IF Comp 2013: Mrs Wobbles & the Tangerine House (The Marino Family)

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Mrs Wobbles & the Tangerine House is a choice-based children’s story executed in Undum. There’s a fair amount of text, so it may take some time to read through, though it’s not especially challenging. Review after the jump.

Mrs Wobbles is unabashedly aimed at kids, and tells a series of stories: first about how there chances to be such a thing as an interactive storybook in the first place, and then about the title character: an eccentric, possibly magic-using foster mother. The piece is incomplete in the sense that it promises there will be more stories, but the several stories it does tell are essentially finished as they stand. It’s very well polished, too: the Undum-based interface is slick and attractive, and there are a number of lovely illustrations that fit the flavor it’s going for.

The initial story, about how the book came to be, struck me as chiefly fanciful and a bit unnecessary. But the main story, about Mrs Wobbles, was quite resonant. It captures something of the silly play of childhood, and the imaginative bizarreness occasionally made me think of Roald Dahl. Other aspects of the story are quite serious and real. Mrs Wobbles is a foster mother not only to the viewpoint characters, but to a number of other kids, and the different children seem to cope in different ways with being in foster care. The book never enters into any expository speeches about how society handles its vulnerable members or how rough it might be to lose one’s parents, but its small genuine moments suggest their own conclusions. The final story I read in the sequence touches gently, seriously, but without sappiness, on death and loss as experienced by children.

The interactivity, too, is pitched towards the situation of reading a story aloud to a child. The choices are often about what you want to read next, or what you think happened, and they capture the give and take of child storytime pretty well.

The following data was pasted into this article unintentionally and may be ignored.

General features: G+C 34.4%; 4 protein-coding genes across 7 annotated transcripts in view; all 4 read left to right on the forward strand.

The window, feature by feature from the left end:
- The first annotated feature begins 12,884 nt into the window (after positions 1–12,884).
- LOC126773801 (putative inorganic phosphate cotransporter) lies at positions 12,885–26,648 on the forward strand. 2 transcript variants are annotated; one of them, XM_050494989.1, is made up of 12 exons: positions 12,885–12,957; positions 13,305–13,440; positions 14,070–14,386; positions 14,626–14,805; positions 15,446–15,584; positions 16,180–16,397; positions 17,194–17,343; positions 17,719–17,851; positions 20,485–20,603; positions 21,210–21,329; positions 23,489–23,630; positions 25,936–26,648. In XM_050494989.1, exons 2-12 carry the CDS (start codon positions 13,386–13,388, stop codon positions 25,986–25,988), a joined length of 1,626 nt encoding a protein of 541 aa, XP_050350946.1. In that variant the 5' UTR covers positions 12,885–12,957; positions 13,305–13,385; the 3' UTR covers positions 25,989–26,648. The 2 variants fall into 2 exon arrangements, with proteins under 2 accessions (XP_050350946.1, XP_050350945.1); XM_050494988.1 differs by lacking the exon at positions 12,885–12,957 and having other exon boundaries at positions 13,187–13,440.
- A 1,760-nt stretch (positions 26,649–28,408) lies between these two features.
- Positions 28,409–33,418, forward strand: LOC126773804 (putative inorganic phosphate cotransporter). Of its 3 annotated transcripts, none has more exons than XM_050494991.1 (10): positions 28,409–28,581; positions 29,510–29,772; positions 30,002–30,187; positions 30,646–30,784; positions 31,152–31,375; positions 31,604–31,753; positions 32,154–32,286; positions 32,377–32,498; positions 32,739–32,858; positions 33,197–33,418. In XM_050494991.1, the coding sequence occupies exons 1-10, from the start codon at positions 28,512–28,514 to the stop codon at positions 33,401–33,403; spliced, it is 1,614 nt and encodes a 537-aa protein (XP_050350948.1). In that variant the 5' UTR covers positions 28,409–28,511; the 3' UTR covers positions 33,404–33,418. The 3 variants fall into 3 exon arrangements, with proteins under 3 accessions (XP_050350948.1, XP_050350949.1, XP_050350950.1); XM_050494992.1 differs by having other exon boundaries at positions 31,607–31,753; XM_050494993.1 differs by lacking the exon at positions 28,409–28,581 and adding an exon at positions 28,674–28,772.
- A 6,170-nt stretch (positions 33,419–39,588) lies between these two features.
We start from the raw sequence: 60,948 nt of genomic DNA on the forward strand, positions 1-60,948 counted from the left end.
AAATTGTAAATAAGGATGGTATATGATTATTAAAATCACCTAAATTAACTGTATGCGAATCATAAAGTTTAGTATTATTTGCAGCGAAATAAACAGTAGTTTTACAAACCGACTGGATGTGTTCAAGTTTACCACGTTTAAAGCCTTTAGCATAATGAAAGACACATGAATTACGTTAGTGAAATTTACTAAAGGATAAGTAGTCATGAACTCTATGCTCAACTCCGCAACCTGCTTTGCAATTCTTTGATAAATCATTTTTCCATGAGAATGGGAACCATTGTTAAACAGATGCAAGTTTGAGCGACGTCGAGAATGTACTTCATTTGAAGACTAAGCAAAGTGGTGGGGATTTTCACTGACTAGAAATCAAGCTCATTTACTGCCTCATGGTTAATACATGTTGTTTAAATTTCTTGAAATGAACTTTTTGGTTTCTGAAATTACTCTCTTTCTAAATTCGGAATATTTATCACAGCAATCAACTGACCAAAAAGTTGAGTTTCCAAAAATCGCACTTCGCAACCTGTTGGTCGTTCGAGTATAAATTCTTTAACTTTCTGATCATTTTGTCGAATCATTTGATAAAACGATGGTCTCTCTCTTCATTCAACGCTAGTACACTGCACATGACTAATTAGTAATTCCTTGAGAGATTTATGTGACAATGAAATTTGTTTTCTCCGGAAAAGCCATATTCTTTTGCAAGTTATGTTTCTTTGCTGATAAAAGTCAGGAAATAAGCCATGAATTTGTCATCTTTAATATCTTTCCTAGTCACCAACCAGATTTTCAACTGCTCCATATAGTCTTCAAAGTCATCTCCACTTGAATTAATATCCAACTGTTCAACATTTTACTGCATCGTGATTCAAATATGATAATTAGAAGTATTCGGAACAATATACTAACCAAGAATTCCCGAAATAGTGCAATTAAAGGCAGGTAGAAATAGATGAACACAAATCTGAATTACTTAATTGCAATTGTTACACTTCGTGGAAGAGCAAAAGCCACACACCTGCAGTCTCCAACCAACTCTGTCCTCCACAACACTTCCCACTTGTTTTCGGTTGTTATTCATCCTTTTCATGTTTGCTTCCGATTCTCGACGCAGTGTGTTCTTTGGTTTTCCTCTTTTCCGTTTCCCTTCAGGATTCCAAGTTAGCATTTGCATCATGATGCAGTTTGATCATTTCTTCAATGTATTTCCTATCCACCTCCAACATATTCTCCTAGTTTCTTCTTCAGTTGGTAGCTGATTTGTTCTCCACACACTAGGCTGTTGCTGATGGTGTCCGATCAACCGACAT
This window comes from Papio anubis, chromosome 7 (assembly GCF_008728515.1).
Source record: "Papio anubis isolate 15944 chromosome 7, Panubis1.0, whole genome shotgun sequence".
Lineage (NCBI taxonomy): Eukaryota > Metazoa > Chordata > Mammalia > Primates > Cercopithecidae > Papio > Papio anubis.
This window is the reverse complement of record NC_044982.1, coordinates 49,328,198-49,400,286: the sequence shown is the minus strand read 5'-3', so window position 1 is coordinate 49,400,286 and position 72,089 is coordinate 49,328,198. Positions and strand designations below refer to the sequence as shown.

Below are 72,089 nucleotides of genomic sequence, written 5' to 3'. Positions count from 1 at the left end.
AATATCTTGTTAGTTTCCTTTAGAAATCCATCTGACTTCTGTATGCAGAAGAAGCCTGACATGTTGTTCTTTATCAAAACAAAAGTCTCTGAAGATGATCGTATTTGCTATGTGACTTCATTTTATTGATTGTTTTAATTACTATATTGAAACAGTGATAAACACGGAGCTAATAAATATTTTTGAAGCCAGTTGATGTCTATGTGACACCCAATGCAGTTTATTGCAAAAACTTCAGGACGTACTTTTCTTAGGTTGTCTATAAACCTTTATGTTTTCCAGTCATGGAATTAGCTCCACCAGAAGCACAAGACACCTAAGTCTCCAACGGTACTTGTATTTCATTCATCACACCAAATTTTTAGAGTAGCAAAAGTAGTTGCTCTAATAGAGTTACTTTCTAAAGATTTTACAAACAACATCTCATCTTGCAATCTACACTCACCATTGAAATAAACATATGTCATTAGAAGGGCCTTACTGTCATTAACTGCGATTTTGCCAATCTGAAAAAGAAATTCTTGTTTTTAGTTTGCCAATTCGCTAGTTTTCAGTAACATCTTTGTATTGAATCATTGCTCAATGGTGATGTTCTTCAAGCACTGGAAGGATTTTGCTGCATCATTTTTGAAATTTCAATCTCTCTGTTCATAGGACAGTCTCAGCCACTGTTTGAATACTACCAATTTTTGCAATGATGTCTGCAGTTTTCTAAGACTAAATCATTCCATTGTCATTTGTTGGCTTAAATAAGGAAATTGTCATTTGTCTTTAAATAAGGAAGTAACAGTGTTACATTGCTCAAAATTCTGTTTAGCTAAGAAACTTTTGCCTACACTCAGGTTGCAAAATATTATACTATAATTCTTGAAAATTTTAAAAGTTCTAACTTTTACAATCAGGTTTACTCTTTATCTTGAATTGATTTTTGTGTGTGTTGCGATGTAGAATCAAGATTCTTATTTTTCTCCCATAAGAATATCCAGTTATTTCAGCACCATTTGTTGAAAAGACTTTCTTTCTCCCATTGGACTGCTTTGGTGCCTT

So far as I can judge, this piece does a solid job of what it sets out to do. Children’s IF has been more and more common in recent years, as IF authors reach the age where more and more of them have families and thus young children to write to and for. But this is one of the better efforts in that line, I think, both for its accessibility and clean execution, and in terms of actually having something interesting to say.

6 thoughts on “IF Comp 2013: Mrs Wobbles & the Tangerine House (The Marino Family)”

  1. I’m trying to understand why you believe that the stories here are “essentially finished as they stand.” When I played this game, the most substantial story — the final one, where the two protagonists find a girl in the bathroom, and are then transported downstairs on a river of lava — seemed evidently unfinished: it ended in media res, with the protagonists suddenly finding themselves on a beach with a pirate captain … and that was the end. Did you get a different ending to this story, or did you feel that there was some kind of closure here?

    1. Interesting. The route through that story I took ended (as I recall) with the children encountering Mrs Wobbles, who turns the lava back into ordinary floor. That conclusion made sense to me both in terms of the immediate danger and in terms of the bigger theme of that story. Though now I feel like maybe I should play through that story again and see whether there’s another track or I misread something.

      1. Hm. It is probably a different track of the story. The pirate stuff was hard to miss, I don’t think you could have misread your way around it. Perhaps the pirate story is meant to be some kind of bonus you get if you guide the younger boy to overcome his mistrust for his brother? (That’s what I steered the story towards.) If that is the case, and it is only this bonus story that is missing, then my criticism of the game as an essentially unfinished project might not be fair. Though, in my defence, the author made it easy for me to misjudge!

        One of the reasons I’m enjoying the competition a lot this year, is that other people’s reviews and comments keep changing my perspectives on the games I’ve played. I’m definitely going to be revisiting some of them, thus making my reviews less like “final judgements” and more like “stages in a process of growing understanding.” There is something ethically pleasing about that as well.

        I’m looking forward to the post that you will undoubtedly come to write about “their angelic understanding” — that’s the one where I’m most eager to compare my own interpretation to that of others’, and, hopefully, learn.

      2. Ah, interesting. I was playing that trust had been fundamentally broken — not because that seemed like a happy outcome, but because I found it somehow more convincing.

        I’m looking forward to Their angelical understanding as well, but am saving it as a treat for myself for after I’ve finished a difficult run of work.

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